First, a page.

The most important aspect to know about the pH scale is that it’s logarithmic. That means that each number on the scale is 10 times the difference from the number before it. That can make a huge difference for your fish and doesn’t leave a lot of room for error. If your fish prefers pH level of 7 and your water is reading 9, it is 100 times more alkaline than it should be. If you test your pH levels and they are not where they should be, don’t panic. There are many chemical solutions that are available at your pet supply store which will increase or decrease your pH directly. There are natural substances which also change the pH of the surrounding water- such as some substrates- so be sure to do a few extra pH checks if you are adding some new items to your tank.

What about other water sources?

All of this might sound like using tap water is a huge hassle. On the contrary, since most everyone has access to it, tap water is the best option for using in your tank. Using a natural water source, such as spring water, rain water, or pond water is a bad idea for several reasons. The main reason is contact with pollutants. All tap water goes through a sanitation process as well as being filtered through the ground which removes most of the pollution from the water. Water that has been pulled from a pond or rain barrel will not have been treated in this way. Spring water might be cleaner, however it will also have a variety of minerals in it that may affect the overall water quality for your fish.

Bottled water is another poor option for filling a fish tank. Not only is this going to be quite expensive for an average sized tank, but bottled water is often not regulated and should still be tested before adding to a tank. Not to mention many bottled waters are also fortified with minerals and additives that could be problematic for your tank. The safest and most economical course of action is to use your tap water that has been treated for your aquarium with a conditioner or through one of the above mechanical methods.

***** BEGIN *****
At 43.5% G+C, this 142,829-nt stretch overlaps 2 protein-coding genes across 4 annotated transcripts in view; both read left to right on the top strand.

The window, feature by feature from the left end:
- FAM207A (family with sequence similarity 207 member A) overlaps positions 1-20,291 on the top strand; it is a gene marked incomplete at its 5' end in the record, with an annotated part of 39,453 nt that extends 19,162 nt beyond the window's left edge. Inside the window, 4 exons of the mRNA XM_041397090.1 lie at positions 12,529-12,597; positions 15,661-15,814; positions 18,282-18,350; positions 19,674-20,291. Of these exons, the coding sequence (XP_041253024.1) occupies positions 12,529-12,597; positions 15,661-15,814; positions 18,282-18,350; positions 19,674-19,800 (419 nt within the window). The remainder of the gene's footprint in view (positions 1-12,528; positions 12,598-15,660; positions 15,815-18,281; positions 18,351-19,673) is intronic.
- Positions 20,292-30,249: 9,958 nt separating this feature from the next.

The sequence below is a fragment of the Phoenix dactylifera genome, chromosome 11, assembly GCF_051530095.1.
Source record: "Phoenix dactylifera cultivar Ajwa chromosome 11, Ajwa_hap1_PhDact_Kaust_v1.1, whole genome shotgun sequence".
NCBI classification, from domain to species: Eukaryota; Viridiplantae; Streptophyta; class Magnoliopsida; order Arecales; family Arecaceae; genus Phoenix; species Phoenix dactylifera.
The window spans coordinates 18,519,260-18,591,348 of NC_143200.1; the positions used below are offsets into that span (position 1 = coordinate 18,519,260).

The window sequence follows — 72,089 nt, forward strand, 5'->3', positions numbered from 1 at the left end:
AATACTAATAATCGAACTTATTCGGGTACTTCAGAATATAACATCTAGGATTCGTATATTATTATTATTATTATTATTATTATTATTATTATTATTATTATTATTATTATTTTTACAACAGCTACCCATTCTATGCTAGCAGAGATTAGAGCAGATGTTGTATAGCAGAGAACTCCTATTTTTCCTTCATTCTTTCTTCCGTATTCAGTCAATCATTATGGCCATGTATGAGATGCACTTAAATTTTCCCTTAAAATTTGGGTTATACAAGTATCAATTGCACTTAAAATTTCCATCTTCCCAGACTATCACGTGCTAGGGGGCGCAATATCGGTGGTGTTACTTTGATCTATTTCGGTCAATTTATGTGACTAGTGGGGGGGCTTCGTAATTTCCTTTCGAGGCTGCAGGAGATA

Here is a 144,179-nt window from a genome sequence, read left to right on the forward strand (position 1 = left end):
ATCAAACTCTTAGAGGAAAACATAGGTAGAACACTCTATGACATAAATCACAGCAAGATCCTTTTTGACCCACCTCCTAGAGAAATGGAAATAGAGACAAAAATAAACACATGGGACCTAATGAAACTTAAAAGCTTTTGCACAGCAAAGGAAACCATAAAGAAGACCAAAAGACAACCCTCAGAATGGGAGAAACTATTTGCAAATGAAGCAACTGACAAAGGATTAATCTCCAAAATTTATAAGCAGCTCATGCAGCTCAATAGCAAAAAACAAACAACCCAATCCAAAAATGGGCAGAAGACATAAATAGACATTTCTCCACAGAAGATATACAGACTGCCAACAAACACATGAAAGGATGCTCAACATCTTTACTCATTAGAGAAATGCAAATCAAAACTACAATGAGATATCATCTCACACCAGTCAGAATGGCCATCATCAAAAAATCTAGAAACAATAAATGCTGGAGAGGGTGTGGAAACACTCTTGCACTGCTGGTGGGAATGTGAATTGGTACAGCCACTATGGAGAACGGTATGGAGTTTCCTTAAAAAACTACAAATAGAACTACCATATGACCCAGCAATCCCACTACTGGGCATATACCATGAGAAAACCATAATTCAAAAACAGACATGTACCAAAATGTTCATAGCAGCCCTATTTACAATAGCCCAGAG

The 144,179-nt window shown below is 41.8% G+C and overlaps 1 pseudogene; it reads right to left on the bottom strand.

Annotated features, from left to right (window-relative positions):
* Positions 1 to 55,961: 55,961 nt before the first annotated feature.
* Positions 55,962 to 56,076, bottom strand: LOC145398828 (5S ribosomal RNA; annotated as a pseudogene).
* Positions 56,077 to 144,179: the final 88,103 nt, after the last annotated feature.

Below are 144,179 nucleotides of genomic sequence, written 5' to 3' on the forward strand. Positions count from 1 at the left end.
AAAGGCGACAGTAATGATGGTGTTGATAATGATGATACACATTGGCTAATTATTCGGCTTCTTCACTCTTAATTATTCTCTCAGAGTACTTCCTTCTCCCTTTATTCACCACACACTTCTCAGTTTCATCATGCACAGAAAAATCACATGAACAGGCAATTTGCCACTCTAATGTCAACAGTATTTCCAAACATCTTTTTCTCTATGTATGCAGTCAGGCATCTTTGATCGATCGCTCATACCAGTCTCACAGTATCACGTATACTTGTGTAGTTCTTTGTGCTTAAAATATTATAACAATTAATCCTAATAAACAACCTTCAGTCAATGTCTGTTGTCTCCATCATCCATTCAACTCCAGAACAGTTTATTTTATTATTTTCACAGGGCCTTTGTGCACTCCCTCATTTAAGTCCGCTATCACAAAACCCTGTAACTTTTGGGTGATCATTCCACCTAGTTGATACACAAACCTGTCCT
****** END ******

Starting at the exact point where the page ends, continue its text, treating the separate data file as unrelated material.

Conclusion

Tap water is the most used water for aquarium fish. It’s freely available and convenient for most fish keepers. However, most home water supply contains trace amounts of chemicals due to the sanitization process. There can also be trace amounts of metals and minerals from pipes and water storage. These items must be filtered out before adding the tap water to your tank, as they are not healthy for your fish. Luckily, it’s simple and affordable to treat your tap water using a water conditioner in order to make it aquarium safe. In addition to being free of contaminants, it’s also very important to check the pH levels of your aquarium water regularly, in order to prevent fluctuations that could damage your habitat.

Last update on 2019-12-05 at 19:08 / Affiliate links / Images from Amazon Product Advertising API

About the author

Jordan

Hi, my name is Jordan. I've been in the fishkeeping hobby since my childhood.
Welcome to my blog where I help fishkeepers enjoy the hobby by offering free guides, advice, & product reviews.